Fall 2017 (mid-September through October): French Language Course. No credits. Prof. Cecile Balavoine
The first half of this course focuses on grammar review and oral/aural skills and the second half on written expression. Readings are drawn from contemporary French and Francophone texts. To prepare students to adapt to their seminars at the ENS and the EHESS,  increasing emphasis is placed on analytical skills and on the cogent presentation of ideas and points of view. Sections are very small (5 students) so that students can make quick progress. During the remainder of the year, students have the possibility of working one-on-one with tutors. See tutoring for more information.

Spring 2018: Research Seminar. 3 pts. Prof. Jenny Davidson.
This seminar is a step-by-step introduction to scholarly research in the field of History and Literature. In the course of the seminar, students will learn to design meaningful research questions that resonate with current scholarly debates, to develop and carry out research strategies that answer these questions, and to hone their academic writing skills. Several hands-on sessions will be devoted to visits to libraries and archival repositories, during which students will learn to establish a bibliography and to locate and read archival sources.

Spring 2018: "Epic Histories." Prof. Jenny Davidson.
We will immerse ourselves - in a process of "slow reading" - over the semester in two major works of history that also have claims to significant literary status and influence, Edward Gibbon's DECLINE AND FALL OF THE ROMAN EMPIRE and Walter Benjamin's ARCADES PROJECT.  We'll consider questions of modern versus postmodern history, historiography and methodology, status and standards of evidence, among other things; written work will include three or four short assignments, some of them experimental and/or creative in nature, with a strong emphasis on archives and methods, and a longer project at the end of the semester.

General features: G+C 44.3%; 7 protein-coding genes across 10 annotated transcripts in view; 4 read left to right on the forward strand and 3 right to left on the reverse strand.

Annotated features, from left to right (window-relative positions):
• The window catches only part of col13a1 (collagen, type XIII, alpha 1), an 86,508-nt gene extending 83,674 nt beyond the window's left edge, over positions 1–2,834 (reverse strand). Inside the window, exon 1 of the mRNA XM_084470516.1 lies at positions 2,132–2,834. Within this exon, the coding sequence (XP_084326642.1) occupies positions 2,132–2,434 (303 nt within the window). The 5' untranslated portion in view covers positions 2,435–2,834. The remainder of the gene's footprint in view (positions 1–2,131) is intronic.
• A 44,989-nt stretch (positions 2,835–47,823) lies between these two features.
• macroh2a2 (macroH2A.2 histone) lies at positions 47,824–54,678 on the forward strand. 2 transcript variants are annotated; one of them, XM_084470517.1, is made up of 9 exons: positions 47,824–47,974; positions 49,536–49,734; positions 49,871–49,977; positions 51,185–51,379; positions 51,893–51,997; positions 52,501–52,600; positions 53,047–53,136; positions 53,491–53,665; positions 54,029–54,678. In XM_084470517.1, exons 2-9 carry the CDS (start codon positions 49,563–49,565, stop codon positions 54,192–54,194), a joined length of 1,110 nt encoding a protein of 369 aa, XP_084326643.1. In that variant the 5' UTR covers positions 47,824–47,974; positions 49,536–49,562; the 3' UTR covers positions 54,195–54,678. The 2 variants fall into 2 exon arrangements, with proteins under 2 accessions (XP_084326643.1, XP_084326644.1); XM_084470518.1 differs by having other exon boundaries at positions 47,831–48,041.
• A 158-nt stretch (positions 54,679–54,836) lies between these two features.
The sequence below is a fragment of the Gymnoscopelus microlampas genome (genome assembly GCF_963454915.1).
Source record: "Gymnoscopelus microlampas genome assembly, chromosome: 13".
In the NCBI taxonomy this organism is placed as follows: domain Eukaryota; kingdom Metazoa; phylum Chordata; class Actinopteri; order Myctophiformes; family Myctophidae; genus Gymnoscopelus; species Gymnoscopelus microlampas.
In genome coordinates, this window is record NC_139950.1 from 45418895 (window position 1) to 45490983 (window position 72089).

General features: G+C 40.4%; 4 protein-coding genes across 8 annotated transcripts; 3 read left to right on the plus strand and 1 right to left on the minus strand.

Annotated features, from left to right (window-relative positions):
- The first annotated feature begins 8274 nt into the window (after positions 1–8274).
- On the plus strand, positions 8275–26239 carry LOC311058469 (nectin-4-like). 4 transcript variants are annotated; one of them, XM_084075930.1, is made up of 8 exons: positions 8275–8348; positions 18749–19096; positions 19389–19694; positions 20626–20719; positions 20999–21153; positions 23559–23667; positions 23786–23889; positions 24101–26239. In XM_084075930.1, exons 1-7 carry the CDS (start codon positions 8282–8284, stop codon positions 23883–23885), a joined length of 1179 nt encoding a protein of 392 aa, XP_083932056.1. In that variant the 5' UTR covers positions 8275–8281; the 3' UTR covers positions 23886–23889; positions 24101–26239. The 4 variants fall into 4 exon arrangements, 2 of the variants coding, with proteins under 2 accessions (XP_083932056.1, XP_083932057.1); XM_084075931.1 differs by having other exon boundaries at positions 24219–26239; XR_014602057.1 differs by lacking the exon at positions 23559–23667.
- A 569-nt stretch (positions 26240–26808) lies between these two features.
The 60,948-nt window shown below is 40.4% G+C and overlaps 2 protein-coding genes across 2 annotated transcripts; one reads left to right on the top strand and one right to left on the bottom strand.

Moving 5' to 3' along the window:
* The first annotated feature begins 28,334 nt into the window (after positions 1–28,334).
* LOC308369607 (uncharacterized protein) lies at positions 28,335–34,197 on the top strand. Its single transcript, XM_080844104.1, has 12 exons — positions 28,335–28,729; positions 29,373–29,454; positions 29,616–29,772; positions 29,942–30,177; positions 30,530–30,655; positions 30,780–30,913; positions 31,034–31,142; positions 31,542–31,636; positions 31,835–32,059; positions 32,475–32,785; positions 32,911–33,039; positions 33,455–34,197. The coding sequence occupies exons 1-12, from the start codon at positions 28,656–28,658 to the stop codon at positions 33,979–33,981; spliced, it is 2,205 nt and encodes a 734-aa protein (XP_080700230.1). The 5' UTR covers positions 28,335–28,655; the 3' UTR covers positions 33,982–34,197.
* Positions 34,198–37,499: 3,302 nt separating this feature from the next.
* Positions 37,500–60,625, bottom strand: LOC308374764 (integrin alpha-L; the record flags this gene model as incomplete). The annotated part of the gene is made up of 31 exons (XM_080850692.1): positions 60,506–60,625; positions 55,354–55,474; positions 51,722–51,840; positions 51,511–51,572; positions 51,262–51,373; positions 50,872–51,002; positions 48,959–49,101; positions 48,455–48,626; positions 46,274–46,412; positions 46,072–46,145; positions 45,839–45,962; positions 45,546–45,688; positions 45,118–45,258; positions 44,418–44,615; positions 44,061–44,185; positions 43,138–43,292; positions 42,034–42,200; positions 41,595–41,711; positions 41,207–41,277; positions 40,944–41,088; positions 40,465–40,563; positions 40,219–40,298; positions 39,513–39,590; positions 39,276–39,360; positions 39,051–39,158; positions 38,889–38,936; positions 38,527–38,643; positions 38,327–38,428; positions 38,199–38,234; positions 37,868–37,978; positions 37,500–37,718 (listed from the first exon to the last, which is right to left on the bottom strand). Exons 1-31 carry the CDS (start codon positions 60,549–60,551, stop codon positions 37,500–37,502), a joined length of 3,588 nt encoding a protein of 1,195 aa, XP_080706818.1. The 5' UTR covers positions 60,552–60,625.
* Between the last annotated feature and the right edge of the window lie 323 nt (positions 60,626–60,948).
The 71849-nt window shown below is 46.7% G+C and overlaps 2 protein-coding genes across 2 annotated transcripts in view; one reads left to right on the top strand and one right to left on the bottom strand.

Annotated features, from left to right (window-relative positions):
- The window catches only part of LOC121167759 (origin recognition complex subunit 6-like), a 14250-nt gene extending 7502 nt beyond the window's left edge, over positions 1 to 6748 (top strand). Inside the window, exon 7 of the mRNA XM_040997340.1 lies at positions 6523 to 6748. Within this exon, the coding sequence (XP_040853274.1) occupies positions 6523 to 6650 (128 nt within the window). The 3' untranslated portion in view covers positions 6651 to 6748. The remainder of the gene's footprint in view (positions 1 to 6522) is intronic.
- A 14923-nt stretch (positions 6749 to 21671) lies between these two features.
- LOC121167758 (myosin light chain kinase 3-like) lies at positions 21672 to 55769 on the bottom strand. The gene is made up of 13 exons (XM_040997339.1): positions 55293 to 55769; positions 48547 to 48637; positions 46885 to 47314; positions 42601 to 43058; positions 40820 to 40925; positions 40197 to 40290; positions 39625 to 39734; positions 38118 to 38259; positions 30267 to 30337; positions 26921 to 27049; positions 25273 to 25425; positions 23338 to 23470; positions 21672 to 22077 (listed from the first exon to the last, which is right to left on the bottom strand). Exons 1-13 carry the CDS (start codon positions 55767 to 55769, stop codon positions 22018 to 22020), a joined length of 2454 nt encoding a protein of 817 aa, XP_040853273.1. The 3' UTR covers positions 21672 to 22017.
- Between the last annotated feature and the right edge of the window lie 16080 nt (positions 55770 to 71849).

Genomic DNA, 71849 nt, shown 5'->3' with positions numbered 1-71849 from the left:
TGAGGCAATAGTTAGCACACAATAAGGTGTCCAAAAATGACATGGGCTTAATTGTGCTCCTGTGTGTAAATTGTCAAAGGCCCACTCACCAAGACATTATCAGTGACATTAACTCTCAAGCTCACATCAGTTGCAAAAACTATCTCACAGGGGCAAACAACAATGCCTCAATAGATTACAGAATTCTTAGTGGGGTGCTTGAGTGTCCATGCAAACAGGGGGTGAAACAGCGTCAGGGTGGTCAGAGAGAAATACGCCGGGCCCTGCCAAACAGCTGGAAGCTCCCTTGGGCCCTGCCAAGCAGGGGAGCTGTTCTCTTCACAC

May-June 2018: Global Histories of the Book. 3 pts. Prof. Joseph Howley
Global Histories of the Book considers the history of books around the world, beginning with the invention of writing across different societies, and traces the development of both technologies and cultures of the book through the development of printing and beyond.  Students learn to handle and study rare books materials, and are able to compare the development of book technologies in different parts of the world, challenge traditional Western narratives about the book and its history, and articulate the role of—and consequences for—the book in processes of colonialism, imperialism, and globalization

 

Fall 2016 : Introduction to History and Literature. 3 pts. Prof Marcellus Blount and Loren Wolfe.
This course offers a broad overview of the different ways in which History and Literature have crossed paths since the early modern period. Its main goal is not to provide a single theoretical or methodological framework, but to introduce students to the many debates that have marked the relationship (and at times, confrontation) between history and literature.

Fall 2016 : Writing from France:  Black Expatriates in Paris. 3 pts. Prof. Marcellus Blount and Jean-Philippe Dedieu.
This course surveys the literature of African Americans in Paris in the twentieth century from the 1900’s to the present.  Emphasizing such major figures as James Baldwin, Barbara Chase-Riboud, and Richard Wright, what does it mean for African Americans to highlight race, cultural geography and national identity?  And is there a lineage of artists who complicate questions of gender and sexual orientation? What has brought African American artists to Paris?  What artistic, cultural and political freedoms have they found?

Fall 2016 (mid-September through October): French Language Course. No credits. Prof. Cecile Balavoine.